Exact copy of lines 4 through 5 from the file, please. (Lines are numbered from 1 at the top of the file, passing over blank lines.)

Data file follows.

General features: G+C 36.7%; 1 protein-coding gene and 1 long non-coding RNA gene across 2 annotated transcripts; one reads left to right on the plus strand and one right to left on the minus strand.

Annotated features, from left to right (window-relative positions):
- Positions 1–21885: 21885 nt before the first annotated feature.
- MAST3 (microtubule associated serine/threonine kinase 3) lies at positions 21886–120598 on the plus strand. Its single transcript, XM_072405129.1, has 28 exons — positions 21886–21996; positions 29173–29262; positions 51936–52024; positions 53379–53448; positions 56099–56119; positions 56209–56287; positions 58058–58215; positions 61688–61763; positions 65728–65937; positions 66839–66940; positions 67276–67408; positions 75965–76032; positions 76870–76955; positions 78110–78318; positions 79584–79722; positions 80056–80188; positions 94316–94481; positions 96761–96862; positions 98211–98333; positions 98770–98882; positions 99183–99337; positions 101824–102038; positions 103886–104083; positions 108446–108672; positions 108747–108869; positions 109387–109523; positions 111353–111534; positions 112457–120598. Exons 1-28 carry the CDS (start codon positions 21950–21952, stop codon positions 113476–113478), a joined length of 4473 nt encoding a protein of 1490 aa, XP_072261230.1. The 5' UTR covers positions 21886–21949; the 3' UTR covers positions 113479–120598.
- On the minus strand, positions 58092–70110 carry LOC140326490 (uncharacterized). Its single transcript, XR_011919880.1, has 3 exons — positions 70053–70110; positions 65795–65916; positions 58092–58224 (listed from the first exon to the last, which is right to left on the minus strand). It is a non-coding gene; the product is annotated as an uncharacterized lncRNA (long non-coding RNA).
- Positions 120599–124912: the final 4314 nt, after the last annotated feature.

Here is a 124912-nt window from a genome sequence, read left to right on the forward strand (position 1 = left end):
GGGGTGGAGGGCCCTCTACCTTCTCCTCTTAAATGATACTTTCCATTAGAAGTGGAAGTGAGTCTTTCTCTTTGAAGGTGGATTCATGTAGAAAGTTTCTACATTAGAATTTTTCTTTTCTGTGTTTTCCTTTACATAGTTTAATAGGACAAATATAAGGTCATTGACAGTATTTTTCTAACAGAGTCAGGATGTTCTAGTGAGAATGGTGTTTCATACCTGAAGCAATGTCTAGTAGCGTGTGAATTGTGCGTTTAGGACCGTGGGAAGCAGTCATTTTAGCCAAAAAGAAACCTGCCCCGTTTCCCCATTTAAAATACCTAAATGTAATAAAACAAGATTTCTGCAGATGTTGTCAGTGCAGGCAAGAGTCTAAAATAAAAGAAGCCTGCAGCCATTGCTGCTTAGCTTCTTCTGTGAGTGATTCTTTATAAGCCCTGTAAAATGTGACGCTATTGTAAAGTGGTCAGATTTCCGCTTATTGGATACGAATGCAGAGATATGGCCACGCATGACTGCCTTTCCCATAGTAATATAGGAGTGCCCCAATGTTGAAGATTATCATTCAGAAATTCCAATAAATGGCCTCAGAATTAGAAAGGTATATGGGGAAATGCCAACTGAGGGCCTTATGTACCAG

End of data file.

- MAST3 (microtubule associated serine/threonine kinase 3) lies at positions 21886–120598 on the plus strand. Its single transcript, XM_072405129.1, has 28 exons — positions 21886–21996; positions 29173–29262; positions 51936–52024; positions 53379–53448; positions 56099–56119; positions 56209–56287; positions 58058–58215; positions 61688–61763; positions 65728–65937; positions 66839–66940; positions 67276–67408; positions 75965–76032; positions 76870–76955; positions 78110–78318; positions 79584–79722; positions 80056–80188; positions 94316–94481; positions 96761–96862; positions 98211–98333; positions 98770–98882; positions 99183–99337; positions 101824–102038; positions 103886–104083; positions 108446–108672; positions 108747–108869; positions 109387–109523; positions 111353–111534; positions 112457–120598. Exons 1-28 carry the CDS (start codon positions 21950–21952, stop codon positions 113476–113478), a joined length of 4473 nt encoding a protein of 1490 aa, XP_072261230.1. The 5' UTR covers positions 21886–21949; the 3' UTR covers positions 113479–120598.
- On the minus strand, positions 58092–70110 carry LOC140326490 (uncharacterized). Its single transcript, XR_011919880.1, has 3 exons — positions 70053–70110; positions 65795–65916; positions 58092–58224 (listed from the first exon to the last, which is right to left on the minus strand). It is a non-coding gene; the product is annotated as an uncharacterized lncRNA (long non-coding RNA).